This blog goes through the three ways of masking in Procreate – one disruptive and two non-disruptive methods. We will also discuss when these techniques come in handy and why it is important to know the differences between these methods.
For example, painting over an image without alpha lock/masking does not define a boundary:
Painting over an image using alpha lock/masking allows you to paint within the boundary of the artwork:
Method 1: Alpha Lock (Disruptive)
The Alpha Lock is a method of painting over the same layer without duplicating the original layer. It is the quickest and easiest way to add elements without worrying about painting outside the boundary of the existing element.
Tap on the layer and select the alpha lock option from Layers. A checkered texture appears on the preview of the layer to confirm that the alpha lock is activated.
The Alpha lock method lets you draw/paint over artwork within the boundary, but it all happens in one single layer.
This method is very easy, but it becomes inconvenient when changes need to be made after completion since the changes are made on the original artwork.
The next 2 methods are non-disruptive.
Method 2: Clipping Mask (Non-Disruptive)
This method is considered a non-disruptive method of working since the changes are made on a separate layer added on top of the original artwork. The Clipping Mask is arguably the most used masking technique by most professionals since it is the most flexible.
This method makes the illustration process easier to modify in the later stages; moreover, it allows you to make changes and add more elements (shadows, highlights, textures, etc.) without affecting the original artwork.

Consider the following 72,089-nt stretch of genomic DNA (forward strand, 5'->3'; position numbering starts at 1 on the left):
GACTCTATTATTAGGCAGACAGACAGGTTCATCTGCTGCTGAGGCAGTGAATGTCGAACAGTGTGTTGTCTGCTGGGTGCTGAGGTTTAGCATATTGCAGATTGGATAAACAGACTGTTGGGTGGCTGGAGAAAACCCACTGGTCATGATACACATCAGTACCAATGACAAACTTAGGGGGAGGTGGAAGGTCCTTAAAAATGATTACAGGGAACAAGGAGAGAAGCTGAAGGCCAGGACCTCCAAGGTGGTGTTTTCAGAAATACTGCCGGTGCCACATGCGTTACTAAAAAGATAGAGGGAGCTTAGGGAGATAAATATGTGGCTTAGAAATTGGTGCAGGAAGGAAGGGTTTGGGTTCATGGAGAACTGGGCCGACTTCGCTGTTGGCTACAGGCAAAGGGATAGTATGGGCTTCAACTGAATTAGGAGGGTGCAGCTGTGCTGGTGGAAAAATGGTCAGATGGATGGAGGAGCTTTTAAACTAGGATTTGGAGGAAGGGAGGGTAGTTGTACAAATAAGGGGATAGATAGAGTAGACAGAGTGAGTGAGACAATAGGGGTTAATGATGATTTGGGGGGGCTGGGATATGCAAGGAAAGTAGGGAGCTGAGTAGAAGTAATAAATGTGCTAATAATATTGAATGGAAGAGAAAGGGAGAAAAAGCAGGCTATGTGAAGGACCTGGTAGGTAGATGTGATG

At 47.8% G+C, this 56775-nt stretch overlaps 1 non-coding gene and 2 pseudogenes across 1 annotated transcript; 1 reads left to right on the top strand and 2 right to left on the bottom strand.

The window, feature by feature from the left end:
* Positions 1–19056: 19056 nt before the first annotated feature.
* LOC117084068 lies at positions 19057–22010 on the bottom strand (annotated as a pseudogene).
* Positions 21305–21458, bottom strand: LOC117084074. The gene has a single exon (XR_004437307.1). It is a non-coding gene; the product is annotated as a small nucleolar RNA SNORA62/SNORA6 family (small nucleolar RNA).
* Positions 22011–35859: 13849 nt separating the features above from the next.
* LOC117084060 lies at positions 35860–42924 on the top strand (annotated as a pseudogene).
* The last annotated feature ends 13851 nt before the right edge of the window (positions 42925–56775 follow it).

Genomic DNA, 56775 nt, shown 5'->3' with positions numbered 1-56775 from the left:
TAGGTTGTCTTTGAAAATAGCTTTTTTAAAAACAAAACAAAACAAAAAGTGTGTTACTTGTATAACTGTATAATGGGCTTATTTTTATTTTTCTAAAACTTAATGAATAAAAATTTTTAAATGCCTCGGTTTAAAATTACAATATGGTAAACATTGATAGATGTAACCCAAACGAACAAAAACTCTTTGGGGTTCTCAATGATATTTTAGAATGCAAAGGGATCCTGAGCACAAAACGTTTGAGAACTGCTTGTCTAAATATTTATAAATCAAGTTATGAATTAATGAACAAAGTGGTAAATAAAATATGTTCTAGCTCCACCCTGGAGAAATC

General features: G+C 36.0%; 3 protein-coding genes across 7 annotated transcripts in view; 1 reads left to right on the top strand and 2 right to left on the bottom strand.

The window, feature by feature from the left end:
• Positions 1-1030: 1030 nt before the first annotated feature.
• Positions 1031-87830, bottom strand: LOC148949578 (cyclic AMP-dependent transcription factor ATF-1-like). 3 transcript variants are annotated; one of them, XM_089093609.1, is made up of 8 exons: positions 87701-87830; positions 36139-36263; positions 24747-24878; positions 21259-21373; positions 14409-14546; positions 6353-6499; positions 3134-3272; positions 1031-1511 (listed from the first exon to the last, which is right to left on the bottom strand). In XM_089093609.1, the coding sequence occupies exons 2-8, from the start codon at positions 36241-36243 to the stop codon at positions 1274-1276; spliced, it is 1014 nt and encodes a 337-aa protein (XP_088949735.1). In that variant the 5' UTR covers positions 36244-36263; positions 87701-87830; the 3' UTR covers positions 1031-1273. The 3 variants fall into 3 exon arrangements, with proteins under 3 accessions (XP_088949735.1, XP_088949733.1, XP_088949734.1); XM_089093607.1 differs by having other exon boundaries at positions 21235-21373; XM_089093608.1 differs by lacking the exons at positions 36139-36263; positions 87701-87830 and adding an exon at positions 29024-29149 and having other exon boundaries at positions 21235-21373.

First, add a layer on top of the artwork, tap the Mask option, and an indicator will appear next to the layer.
Elements added on the separate Layer mask will not disrupt the original layer.
Adding more clipping mask layers allows you to add more effects or elements without disrupting the original artwork underneath.
You can also release the mask by tapping the masking layers: Release Clipping Mask.
Method 3: Layer Mask (Non-Disruptive)
Layer masking is another method of making non-disruptive modifications to an artwork. It allows you to modify (erase) your original artwork without actually bringing any changes to the layer.
Think of it as an eraser that works on a separate layer. This erasing can be undone by making the layer invisible. It is not used frequently as the Clipping mask method, but it may come in handy when parts of the original layer require changes.
Tap on the desired layer and select the Mask option to get a Layer Mask. It will create a separate Layer Mask:
Using either Black or White obscures or reveals the artwork underneath respectively. Grey or any other mid-tone colour only partially obscures the layer underneath and would require a little more understanding of how your final artwork will be in use.
Using Black obscures/hides the artwork underneath, making it look like it has been erased:
Using White reveals the artwork underneath. It works like an eraser on the masking layer:
The use of Black or White is recommended since any other mid-tone colour gives a similar effect to a partial opacity mask, which is not a desirable effect when creating a flat coloured image.
Hope you learned something new! See you in the next one!